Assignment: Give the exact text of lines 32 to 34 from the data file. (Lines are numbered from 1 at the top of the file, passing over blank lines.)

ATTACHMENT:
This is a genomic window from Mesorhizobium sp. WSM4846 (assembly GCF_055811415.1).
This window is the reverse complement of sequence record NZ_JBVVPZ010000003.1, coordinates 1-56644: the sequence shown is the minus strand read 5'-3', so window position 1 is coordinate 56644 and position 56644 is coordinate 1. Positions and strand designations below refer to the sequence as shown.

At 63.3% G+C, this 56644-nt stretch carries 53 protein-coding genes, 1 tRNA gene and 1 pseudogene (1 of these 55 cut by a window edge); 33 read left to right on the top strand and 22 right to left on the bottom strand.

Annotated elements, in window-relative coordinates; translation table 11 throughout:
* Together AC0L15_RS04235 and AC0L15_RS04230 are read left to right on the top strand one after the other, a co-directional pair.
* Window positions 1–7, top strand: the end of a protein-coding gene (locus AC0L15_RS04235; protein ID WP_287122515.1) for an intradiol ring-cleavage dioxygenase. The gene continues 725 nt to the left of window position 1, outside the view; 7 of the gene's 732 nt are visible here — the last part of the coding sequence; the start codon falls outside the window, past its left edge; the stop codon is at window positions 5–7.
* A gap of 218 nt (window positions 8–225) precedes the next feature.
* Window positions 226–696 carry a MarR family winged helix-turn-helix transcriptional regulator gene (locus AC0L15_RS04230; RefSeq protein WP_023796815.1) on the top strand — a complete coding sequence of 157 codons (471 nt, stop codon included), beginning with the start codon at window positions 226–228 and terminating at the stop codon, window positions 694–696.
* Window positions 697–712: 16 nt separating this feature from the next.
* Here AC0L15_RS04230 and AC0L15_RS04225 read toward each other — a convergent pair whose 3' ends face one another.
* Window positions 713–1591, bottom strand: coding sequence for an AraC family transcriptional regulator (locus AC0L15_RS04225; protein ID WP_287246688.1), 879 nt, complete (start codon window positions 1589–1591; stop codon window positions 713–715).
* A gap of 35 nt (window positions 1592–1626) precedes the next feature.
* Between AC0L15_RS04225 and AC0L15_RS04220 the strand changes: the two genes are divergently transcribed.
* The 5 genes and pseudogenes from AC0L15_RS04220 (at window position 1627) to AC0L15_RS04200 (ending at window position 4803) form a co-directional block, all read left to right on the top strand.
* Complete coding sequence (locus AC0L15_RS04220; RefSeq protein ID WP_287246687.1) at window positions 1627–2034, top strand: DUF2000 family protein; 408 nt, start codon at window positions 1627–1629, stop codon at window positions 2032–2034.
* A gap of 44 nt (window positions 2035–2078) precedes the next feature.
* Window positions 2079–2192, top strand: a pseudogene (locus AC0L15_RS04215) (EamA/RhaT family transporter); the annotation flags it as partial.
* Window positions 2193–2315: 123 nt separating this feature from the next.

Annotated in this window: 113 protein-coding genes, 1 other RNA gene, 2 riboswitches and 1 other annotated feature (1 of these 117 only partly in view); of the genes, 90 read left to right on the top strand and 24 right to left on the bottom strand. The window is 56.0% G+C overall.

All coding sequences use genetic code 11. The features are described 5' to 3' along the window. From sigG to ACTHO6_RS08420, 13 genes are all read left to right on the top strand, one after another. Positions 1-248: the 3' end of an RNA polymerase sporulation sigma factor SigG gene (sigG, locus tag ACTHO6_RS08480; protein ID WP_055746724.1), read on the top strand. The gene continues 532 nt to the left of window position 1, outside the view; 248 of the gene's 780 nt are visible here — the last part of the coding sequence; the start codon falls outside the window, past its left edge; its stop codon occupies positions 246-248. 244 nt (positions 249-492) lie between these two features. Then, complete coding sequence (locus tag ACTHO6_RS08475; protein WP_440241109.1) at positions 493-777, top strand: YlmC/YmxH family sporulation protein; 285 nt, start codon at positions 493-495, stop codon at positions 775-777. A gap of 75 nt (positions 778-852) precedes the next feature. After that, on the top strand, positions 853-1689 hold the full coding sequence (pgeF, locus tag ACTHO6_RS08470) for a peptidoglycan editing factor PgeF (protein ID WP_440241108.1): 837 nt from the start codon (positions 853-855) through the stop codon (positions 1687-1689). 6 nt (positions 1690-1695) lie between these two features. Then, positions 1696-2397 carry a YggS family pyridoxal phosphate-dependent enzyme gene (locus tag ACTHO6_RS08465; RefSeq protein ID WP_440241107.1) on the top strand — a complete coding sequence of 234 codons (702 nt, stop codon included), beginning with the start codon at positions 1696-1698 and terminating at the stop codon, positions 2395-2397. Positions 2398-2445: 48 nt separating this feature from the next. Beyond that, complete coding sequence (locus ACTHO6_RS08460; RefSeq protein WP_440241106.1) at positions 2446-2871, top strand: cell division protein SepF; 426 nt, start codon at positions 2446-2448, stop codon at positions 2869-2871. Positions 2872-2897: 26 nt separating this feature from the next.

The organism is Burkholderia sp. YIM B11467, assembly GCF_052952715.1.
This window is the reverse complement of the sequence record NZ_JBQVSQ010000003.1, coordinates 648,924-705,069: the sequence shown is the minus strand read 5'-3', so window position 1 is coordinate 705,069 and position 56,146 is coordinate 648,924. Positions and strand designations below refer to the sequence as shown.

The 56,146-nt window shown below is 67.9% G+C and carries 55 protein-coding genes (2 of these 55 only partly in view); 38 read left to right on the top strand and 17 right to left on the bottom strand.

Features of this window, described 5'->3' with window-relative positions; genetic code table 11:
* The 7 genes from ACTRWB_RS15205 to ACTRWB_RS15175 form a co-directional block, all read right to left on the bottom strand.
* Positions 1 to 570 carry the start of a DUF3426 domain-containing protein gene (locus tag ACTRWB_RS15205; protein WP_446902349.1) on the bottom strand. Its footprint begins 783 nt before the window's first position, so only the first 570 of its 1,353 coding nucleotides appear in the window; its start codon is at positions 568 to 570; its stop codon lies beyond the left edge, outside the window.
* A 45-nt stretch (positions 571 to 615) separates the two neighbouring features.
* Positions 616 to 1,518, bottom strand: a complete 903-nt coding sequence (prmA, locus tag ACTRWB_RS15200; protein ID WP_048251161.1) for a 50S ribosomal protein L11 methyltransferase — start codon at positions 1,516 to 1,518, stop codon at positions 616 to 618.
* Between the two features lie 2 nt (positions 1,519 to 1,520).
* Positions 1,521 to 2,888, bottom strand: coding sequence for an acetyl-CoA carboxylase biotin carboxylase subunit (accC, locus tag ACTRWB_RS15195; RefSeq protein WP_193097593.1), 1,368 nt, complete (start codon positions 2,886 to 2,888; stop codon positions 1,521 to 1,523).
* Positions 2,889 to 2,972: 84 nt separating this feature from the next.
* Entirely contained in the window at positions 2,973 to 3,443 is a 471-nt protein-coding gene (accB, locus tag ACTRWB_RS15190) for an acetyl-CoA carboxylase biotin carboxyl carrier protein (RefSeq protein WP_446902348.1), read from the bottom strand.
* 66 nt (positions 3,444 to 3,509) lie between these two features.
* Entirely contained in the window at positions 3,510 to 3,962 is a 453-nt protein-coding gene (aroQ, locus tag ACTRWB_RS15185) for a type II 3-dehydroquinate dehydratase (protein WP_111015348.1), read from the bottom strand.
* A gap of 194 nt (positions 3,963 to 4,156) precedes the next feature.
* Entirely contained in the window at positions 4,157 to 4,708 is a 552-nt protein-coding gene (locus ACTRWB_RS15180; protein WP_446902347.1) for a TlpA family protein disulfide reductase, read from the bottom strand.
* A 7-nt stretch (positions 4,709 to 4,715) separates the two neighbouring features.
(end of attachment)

* Entirely contained in the window at positions 2,973 to 3,443 is a 471-nt protein-coding gene (accB, locus tag ACTRWB_RS15190) for an acetyl-CoA carboxylase biotin carboxyl carrier protein (RefSeq protein WP_446902348.1), read from the bottom strand.
* 66 nt (positions 3,444 to 3,509) lie between these two features.
* Entirely contained in the window at positions 3,510 to 3,962 is a 453-nt protein-coding gene (aroQ, locus tag ACTRWB_RS15185) for a type II 3-dehydroquinate dehydratase (protein WP_111015348.1), read from the bottom strand.